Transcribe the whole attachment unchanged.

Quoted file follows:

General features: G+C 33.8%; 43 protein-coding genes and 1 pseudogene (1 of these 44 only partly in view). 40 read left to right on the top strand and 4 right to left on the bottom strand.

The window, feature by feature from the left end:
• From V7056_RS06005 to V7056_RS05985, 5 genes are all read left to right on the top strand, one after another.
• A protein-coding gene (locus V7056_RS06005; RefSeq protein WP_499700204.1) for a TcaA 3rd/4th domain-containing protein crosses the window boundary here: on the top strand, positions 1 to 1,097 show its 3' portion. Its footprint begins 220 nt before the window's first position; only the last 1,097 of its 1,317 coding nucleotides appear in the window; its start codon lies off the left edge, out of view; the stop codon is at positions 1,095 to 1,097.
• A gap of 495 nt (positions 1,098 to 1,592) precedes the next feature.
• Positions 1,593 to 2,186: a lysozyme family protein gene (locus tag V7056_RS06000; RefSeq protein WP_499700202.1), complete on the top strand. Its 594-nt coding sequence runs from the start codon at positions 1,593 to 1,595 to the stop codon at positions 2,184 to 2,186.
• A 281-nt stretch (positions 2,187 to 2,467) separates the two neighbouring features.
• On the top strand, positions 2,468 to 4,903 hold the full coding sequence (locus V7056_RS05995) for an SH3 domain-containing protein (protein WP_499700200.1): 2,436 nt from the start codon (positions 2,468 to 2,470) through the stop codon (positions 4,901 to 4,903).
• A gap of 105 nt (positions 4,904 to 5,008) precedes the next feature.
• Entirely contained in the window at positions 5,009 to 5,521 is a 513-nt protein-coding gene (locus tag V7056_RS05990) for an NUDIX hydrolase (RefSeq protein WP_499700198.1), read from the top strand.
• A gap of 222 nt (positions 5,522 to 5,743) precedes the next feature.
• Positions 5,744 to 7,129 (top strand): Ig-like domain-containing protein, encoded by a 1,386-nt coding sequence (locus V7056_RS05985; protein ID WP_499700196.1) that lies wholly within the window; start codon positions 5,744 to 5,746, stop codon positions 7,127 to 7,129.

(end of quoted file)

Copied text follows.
General features: G+C 33.8%; 43 protein-coding genes and 1 pseudogene (1 of these 44 only partly in view). 40 read left to right on the top strand and 4 right to left on the bottom strand.

The window, feature by feature from the left end:
• From V7056_RS06005 to V7056_RS05985, 5 genes are all read left to right on the top strand, one after another.
• A protein-coding gene (locus V7056_RS06005; RefSeq protein WP_499700204.1) for a TcaA 3rd/4th domain-containing protein crosses the window boundary here: on the top strand, positions 1 to 1,097 show its 3' portion. Its footprint begins 220 nt before the window's first position; only the last 1,097 of its 1,317 coding nucleotides appear in the window; its start codon lies off the left edge, out of view; the stop codon is at positions 1,095 to 1,097.
• A gap of 495 nt (positions 1,098 to 1,592) precedes the next feature.
• Positions 1,593 to 2,186: a lysozyme family protein gene (locus tag V7056_RS06000; RefSeq protein WP_499700202.1), complete on the top strand. Its 594-nt coding sequence runs from the start codon at positions 1,593 to 1,595 to the stop codon at positions 2,184 to 2,186.
• A 281-nt stretch (positions 2,187 to 2,467) separates the two neighbouring features.
• On the top strand, positions 2,468 to 4,903 hold the full coding sequence (locus V7056_RS05995) for an SH3 domain-containing protein (protein WP_499700200.1): 2,436 nt from the start codon (positions 2,468 to 2,470) through the stop codon (positions 4,901 to 4,903).
• A gap of 105 nt (positions 4,904 to 5,008) precedes the next feature.
• Entirely contained in the window at positions 5,009 to 5,521 is a 513-nt protein-coding gene (locus tag V7056_RS05990) for an NUDIX hydrolase (RefSeq protein WP_499700198.1), read from the top strand.
• A gap of 222 nt (positions 5,522 to 5,743) precedes the next feature.
• Positions 5,744 to 7,129 (top strand): Ig-like domain-containing protein, encoded by a 1,386-nt coding sequence (locus V7056_RS05985; protein ID WP_499700196.1) that lies wholly within the window; start codon positions 5,744 to 5,746, stop codon positions 7,127 to 7,129.